Authenticated and private feeds

Some syndication feeds are not meant to be displayed for the world to see. Our everyday lives contain private and confidential data we wouldn’t want anyone else to see, and especially not search. There are a few options for trying to keep things private in your feed aggregator but the implementations require proper coding and privacy from all implementors.

Examples of private feeds intended for 1:1 communication include bank balances, e-mail notifications, project status, and the latest bids on that big contract. Data in the wrong hands could be dangerous, and many companies will stay away from the feed syndication space until they feel their users’ personal data is secure.

A private feed’s data could be exposed in a variety of ways. A desktop aggregator’s feed content might be available to other users on the same computer, either through directory access or desktop search. An online aggregator might expose a feed and its content in search results or a preview mode.

Security through obscurity

Sites such as Flickr hide private photos from navigational view, but do not restrict access to photo data if shared, or if someone were to guess the semi-scrambled URI. Private things are kept private because no map or directions are available for public navigation.

Permission-based exclusion

A feed might specify a desire not to be available to other users through means such as search but it’s up to each to obey a publisher’s preferences. I proposed feed exclusion using category last February and Bloglines recently introduced a feed access control namespace specific to their application.

Publishers cannot rely on an application to nicely obey access control specified in their feeds of sensitive data.

HTTP Authentication

Feeds can be accessed using HTTP/1.1 and access authentication. A few feeds online currently use this method to deliver personalized information to their users.

  • 37signals Basecamp – Track your project status.
  • Measure Map – a daily update of your blog stats.
  • Daring Fireball – paying members receive a user-name and password to access a full-content version of the site’s feed.

HTTP Authentication works with most desktop aggregators but runs into trouble with most online aggregators which rely on a common feed store based on feed and/or link URIs. Bloglines and Google Reader fail to load authenticated feeds, do not request credentials, and do not provide a meaningful error message. NewsGator Online supports secured feeds.

Feeds with authentication might be exposed to a broader audience than the original provider of proper credentials. A search for “Basecamp” on My Yahoo! exposes the private project management data of over 25 customers of 37signals’ Basecamp.

Summary

A feed publisher could whitelist the user-agents it knows comply with its access policies. SSL encryption might not be a bad idea either as shared aggregation spaces might not store content requested over HTTPS. It would place extra load on the server as each request requires extra processing, but if the alternative is placing your customer’s data in the Yahoo! search index then that’s not such a bad thing.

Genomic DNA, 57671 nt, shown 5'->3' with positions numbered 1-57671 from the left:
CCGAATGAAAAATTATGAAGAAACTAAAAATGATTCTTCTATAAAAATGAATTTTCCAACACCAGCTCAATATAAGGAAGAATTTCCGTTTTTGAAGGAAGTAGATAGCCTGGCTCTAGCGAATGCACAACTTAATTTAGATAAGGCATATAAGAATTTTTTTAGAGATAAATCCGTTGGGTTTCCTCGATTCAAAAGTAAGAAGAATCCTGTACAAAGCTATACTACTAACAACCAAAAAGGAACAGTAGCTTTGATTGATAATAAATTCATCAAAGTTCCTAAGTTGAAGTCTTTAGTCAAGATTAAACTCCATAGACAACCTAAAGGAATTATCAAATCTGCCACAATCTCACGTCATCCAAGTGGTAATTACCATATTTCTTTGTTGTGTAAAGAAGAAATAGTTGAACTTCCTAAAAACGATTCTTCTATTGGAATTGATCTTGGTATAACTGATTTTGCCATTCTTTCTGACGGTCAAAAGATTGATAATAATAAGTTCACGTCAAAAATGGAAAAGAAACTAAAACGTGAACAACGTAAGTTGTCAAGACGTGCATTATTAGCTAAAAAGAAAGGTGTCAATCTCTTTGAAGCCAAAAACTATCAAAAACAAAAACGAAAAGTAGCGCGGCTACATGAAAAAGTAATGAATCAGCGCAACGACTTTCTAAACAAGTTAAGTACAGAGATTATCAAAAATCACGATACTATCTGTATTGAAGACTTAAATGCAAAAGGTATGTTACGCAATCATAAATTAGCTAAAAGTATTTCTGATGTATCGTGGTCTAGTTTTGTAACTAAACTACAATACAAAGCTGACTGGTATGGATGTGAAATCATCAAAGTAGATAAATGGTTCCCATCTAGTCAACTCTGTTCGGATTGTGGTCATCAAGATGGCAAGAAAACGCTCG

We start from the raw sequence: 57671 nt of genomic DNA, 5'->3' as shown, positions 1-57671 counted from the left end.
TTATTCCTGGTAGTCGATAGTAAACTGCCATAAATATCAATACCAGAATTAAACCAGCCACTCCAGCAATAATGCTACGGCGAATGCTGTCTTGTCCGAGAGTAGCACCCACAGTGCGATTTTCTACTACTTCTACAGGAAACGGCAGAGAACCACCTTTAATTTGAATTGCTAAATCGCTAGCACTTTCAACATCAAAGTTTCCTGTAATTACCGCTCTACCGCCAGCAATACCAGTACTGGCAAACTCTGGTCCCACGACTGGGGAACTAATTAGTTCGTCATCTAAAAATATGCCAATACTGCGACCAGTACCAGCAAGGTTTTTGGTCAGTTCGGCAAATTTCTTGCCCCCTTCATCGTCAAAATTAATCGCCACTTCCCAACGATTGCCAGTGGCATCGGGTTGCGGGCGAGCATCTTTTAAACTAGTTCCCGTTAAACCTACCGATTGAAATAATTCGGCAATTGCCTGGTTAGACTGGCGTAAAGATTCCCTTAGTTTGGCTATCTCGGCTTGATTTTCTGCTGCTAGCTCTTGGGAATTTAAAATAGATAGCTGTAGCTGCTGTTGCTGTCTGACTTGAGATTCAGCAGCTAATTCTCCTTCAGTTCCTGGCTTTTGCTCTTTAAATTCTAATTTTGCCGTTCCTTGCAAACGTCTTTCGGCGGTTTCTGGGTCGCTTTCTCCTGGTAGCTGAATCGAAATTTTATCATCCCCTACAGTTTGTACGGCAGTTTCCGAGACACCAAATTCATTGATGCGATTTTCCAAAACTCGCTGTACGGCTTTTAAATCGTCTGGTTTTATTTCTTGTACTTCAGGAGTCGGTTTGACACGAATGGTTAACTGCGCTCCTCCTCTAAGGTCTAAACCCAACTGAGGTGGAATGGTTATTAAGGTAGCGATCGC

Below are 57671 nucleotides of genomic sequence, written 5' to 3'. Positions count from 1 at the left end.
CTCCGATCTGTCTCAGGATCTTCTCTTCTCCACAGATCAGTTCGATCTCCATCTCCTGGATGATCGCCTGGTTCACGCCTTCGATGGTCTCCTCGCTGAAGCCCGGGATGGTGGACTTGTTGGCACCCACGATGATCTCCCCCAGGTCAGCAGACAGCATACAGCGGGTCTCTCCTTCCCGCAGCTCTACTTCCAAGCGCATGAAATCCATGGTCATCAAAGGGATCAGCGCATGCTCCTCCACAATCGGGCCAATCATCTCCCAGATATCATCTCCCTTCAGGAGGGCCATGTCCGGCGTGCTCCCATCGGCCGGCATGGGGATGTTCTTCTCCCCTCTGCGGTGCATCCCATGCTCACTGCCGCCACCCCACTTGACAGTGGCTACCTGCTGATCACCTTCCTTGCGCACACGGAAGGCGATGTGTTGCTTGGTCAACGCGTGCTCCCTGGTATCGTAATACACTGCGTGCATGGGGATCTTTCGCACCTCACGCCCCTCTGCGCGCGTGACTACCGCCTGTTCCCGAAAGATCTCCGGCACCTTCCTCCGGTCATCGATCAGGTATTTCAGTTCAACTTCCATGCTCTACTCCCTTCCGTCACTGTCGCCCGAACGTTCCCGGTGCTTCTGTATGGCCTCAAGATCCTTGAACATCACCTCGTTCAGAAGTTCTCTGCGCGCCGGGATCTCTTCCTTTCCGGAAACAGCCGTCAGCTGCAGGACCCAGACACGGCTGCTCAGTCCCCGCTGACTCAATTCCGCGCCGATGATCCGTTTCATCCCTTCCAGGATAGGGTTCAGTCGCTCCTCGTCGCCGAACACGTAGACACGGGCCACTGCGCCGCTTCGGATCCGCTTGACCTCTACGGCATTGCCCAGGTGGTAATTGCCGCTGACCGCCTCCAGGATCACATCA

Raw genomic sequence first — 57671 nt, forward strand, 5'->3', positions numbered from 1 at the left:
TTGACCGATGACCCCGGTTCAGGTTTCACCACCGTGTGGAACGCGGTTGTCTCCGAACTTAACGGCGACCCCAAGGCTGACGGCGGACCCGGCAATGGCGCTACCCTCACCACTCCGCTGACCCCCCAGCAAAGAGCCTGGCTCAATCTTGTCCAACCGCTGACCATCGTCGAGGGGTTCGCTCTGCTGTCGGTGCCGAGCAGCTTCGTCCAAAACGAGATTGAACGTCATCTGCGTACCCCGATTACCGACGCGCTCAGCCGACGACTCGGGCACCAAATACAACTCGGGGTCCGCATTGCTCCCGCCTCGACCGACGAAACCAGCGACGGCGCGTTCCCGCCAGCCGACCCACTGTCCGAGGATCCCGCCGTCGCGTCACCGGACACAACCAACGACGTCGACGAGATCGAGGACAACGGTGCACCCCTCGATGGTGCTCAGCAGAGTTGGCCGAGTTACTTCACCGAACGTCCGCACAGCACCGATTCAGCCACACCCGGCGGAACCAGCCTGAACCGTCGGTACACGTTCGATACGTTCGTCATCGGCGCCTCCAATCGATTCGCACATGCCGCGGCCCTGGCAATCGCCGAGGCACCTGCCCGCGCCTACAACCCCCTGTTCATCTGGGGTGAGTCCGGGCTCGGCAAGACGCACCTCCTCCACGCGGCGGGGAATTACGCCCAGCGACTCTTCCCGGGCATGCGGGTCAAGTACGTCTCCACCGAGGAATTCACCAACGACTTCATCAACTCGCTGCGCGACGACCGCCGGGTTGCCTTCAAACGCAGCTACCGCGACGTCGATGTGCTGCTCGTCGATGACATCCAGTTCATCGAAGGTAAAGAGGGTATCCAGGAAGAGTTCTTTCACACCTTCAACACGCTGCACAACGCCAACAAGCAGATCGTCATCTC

I believe large publishers such as Salesforce.com or eBay would produce more feed content if they knew their customers’ data was kept private and secure. There’s a definite demand for more content transmitted over feed syndication formats but it will take the cooperation and collaboration of security formats and consistent aggregation practices to really move the needle in the right direction.

16 comments

Commentary on "Authenticated and private feeds":

  1. PXLated on wrote:

    Expression Engine just added http authentication that’s tied into it’s membership module. But everything is sent plain text. So, as you pointed out, more is needed. It’s a first step though.

  2. Charlie Wood on wrote:

    Spanning Salesforce is my service that adds secure feeds to salesforce.com. It uses HTTP Authentication and SSL encryption.

    The problem I’ve run into is support on the client side. As you point out, most of the hosted readers (with the notable exception of NewsGator Online) don’t support secure feeds. Disappointingly, neither does the Windows RSS Platform. (It supports NTLM/Kerberos, but not Basic HTTP Auth. Microsoft says such support was planned, but was the victim of time constraints. Uh, ok.)

    -Charlie

  3. kellan on wrote:

    HTTP Authentication works with most desktop aggregators but runs into trouble with most online aggregators

    Its not quite as bad as all that. The mass online aggregators have some problems, but there are a number of personal online aggregators that don’t. (Including most built on Magpie)

    Bloglines and Google Reader fail to load authenticated feeds

    I don’t use Google Reader, but Bloglines has had support for HTTP Auth for quite a while. Of course HTTP Basic Auth is worse then usless if it isn’t over SSL, which Bloglines used to have trouble with. (but I haven’t checked recently)

  4. Kevin Burton on wrote:

    When I wrote the first iteration of Rojo blog search it assumed everything was public. This was really before any use of authenticated feeds. Even today authenticated feeds are rare.